Texprint 2016 at Première Vision Designs
Become a sponsor
Sponsorship is vital. It is through the generous sponsorship provided by industry and by British charitable foundations that Texprint exists. Our sponsors believe wholeheartedly in supporting British textile design talent, ensuring our young designers are promoted to an international audience.
Benefits of becoming a sponsor:
- Promote British textile talent
- Support innovative design
- Enjoy early commercial access
If you need further information or wish to become a sponsor please contact: email@example.com
25 March 2017 by Roger Tredre
Swedish knitwear designer Elmina Fors has built her own small business following her experience at Texprint in 2014. And small can be very beautiful.
She comes from a town where daylight never happens for three weeks in December and temperatures plummet to -30 degrees centigrade. No surprise perhaps that knitwear designer Elmina Fors likes to make what she describes as “warming clothes”.
© Elmina Fors 2017
The Swede, who was a Texprint designer in 2014, grew up in Kiruna, the northernmost town in Sweden. “You wear wool garments most of the year. I do like to use natural fibres and good quality yarns that feel good on the body.”
Elmina Fors Knitwear designs, makes and sells knitted accessories including scarves, hats, socks and wrist warmers, as well as soft throws and cushions. Her teal and orange Artisk scarf, available in teal and orange, or black and white, is a typical example of her work, the pattern inspired by age-old Northern Scandinavian patterns used on jumpers, made in a soft slightly felted Merino lambswool, wide and long to wrap over the shoulders. For the Spring/Summer season, she’s working with some new natural yarns including cotton/lambswool for her oversized Trekant jumpers and a lovely Swedish linen yarn from Vaxbo Lin for linen jumpers and scarves.
© Elmina Fors 2017
A sense of tradition and connection with the past runs through all her work. “I like the history of patterns. Everyone has a connection to repeated patterns and geometric shapes because people have been doing them for a very long time. There is such a wealth of patterns that have travelled across the world.”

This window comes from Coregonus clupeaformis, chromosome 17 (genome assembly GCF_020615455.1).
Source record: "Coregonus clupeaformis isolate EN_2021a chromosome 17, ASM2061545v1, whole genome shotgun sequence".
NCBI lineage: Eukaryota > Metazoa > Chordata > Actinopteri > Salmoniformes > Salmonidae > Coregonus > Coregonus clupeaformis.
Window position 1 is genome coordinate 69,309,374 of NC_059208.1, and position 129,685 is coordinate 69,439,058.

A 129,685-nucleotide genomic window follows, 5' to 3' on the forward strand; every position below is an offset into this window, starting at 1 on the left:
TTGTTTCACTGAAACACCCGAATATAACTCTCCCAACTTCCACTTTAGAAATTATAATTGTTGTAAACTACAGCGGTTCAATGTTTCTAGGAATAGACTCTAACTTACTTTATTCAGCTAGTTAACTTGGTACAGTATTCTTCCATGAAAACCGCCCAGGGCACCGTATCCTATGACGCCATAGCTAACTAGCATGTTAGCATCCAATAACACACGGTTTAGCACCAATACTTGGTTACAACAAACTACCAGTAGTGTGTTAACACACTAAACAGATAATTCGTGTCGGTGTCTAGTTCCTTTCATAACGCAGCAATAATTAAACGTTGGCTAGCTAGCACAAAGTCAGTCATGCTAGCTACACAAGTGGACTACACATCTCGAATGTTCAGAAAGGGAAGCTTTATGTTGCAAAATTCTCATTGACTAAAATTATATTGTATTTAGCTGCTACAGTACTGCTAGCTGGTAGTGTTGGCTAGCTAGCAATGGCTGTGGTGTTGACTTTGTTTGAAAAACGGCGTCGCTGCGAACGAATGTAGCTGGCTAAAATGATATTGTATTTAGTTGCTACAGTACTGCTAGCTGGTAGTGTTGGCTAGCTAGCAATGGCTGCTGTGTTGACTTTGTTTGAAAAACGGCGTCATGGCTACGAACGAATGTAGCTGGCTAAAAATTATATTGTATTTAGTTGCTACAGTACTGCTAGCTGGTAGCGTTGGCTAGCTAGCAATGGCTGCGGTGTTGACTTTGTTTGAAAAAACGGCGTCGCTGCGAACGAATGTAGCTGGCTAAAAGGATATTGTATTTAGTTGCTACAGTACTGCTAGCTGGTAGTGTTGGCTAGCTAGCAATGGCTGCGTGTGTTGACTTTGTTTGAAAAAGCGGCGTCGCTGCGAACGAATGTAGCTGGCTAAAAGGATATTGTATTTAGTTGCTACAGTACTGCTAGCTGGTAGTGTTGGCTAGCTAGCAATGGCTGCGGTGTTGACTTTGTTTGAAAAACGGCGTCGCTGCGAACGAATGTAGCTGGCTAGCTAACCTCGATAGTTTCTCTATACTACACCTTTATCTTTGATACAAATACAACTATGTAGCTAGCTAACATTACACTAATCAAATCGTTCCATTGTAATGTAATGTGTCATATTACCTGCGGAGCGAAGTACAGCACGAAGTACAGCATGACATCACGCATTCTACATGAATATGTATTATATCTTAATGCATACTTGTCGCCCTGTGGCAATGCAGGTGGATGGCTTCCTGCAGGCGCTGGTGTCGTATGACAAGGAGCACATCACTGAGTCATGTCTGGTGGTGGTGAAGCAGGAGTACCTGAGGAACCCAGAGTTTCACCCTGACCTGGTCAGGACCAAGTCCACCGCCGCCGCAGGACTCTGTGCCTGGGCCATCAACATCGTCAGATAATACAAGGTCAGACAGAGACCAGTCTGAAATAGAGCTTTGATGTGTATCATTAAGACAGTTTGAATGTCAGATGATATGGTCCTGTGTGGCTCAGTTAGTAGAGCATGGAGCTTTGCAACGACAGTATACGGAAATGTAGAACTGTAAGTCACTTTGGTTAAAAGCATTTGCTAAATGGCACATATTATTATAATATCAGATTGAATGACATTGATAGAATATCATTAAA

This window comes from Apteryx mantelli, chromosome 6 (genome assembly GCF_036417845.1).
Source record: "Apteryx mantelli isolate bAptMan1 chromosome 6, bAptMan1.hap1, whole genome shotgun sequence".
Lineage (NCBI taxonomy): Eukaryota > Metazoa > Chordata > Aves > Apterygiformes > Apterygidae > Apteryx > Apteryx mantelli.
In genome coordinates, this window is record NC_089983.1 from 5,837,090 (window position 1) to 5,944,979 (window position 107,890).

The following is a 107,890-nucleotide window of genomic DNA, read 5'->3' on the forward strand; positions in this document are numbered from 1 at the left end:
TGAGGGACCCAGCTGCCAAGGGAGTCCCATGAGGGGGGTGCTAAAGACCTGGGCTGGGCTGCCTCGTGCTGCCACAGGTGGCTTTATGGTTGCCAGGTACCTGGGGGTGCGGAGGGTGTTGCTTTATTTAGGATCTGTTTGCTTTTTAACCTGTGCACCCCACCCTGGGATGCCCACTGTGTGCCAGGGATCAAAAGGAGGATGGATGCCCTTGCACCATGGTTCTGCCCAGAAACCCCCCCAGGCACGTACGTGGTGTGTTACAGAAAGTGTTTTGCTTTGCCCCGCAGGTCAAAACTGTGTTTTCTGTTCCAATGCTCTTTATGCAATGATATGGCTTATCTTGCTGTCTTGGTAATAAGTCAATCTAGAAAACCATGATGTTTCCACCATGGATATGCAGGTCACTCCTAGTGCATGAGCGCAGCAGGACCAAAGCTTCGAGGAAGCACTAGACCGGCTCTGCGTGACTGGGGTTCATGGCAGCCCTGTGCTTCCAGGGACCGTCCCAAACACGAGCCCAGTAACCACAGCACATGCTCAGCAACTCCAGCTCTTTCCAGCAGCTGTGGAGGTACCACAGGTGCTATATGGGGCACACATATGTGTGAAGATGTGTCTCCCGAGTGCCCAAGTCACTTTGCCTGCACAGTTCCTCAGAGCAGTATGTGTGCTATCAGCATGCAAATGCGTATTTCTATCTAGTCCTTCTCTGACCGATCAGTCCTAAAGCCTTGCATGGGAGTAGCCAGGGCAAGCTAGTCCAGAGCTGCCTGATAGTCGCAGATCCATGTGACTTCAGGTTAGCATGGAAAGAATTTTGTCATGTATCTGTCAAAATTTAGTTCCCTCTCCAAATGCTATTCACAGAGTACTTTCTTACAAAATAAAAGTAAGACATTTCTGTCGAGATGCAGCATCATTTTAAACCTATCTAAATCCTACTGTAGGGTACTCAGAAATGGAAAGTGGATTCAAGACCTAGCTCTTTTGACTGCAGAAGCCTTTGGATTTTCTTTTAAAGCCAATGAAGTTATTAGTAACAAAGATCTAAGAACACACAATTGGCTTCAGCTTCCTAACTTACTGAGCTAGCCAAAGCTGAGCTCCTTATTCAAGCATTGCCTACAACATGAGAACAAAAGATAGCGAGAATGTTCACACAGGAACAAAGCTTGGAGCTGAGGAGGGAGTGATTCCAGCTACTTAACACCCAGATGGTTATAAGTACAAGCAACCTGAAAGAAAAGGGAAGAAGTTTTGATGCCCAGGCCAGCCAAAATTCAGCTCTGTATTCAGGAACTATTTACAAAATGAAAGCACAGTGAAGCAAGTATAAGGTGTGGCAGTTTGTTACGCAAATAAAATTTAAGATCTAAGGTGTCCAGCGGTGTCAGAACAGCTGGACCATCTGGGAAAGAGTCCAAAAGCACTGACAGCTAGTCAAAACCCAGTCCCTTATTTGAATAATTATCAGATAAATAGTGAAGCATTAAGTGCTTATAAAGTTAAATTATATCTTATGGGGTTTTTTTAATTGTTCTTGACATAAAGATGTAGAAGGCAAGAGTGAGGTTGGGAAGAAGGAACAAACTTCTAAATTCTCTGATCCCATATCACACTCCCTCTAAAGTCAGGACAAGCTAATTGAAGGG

At home in Kiruna, handknitting was a family matter. “My mum taught me how to knit, and her mum taught her. It’s always something that people do there – people make things for themselves or family members. You fix things in your own home. I like that idea of DIY. You don’t have to buy new all the time.”
Saying Scarf: only wear clothes you can dance in © Elmina Fors 2017
And there was a joyous communal aspect to it too. “Only wear clothes you can dance in” are the words stitched into her Saying Scarf, taking the words from a favourite saying of a friend. (See Fors’ video with the same title, created with R&A Collaborations).
She first came to the south coast of England to study knitwear design at Brighton University, expanding her skill sets to machine knitting and developing her own design aesthetic. Then came the breakthrough with Texprint, which gave her the platform to present her work on an international stage in Paris.
© Elmina Fors 2017
Fors made her home in nearby Hove, coincidentally not far from Texprint honorary chairman Barbara Kennington. The designer now plans to relocate back to her home country, where she has identified a studio in Stockholm, ready for occupation in July, but she intends to maintain her strong links with the UK.
She has good memories of Texprint. “It was really useful, all the support and advice, and meeting other designers. I looked at all the big labels and design houses at Première Vision Designs and asked myself whether it was possible to have your own business and keep it very small and local. So it started as a kind of experiment.”
The experiment has worked out well, although it’s hard work, as Fors acknowledges. “I have always wanted to work hard and I’ve learned to make decisions on my own. I think many makers are quite introvert personalities, and we have to be focused and organised. Yes, it’s hard but it can be so rewarding.”
Texprint’s Barbara Kennington says: “I love Elmina’s work and admire her desire to ‘do her own thing’. Setting up on your own is not for every designer. It can be tough as you learn to multi-task all the essentials - from marketing to organising production, finance management to deciding on retail options (pop ups, fairs or selling to buyers).”
She adds: “To run your own business, you need to be willing to work hard, call in friends and family to help, and put up with limited studio space and often working on your own. Participating in the Texprint programme certainly helps young designers to prepare for this.”
© Elmina Fors 2017
16 February 2017 by Roger Tredre
A delightful new home textiles collection from Surface View is titled Abstraction | Edit – and every designer involved is from Texprint.
The artwork is inspired by drawing…
24 January 2017 by Elli Weir
Texprint alumna Sarah Podlesny has worked at Zara Home and designed for many famous names. Now she has set up her own weaving and design consultancy, The Aviary Studio.…
10 December 2016 by Editor
The Italian trade organisation Unindustria Como represents a core of 300 Como-based textile companies and is responsible for organising the ComON programme, now in its tenth year.
01 December 2016 by Editor
Between now and February 2017 (the programme started in November), London Transport Musuem are hosting an event called Weaving Futures In The Studio, part of their year-long public programme…
25 November 2016 by Editor
October 2016 saw Texprint exhibit for the fourth time at Intertextile Shanghai Apparel Fabrics sponsored by Messe Frankfurt (HK), and again it was an incredibly positive experience for two…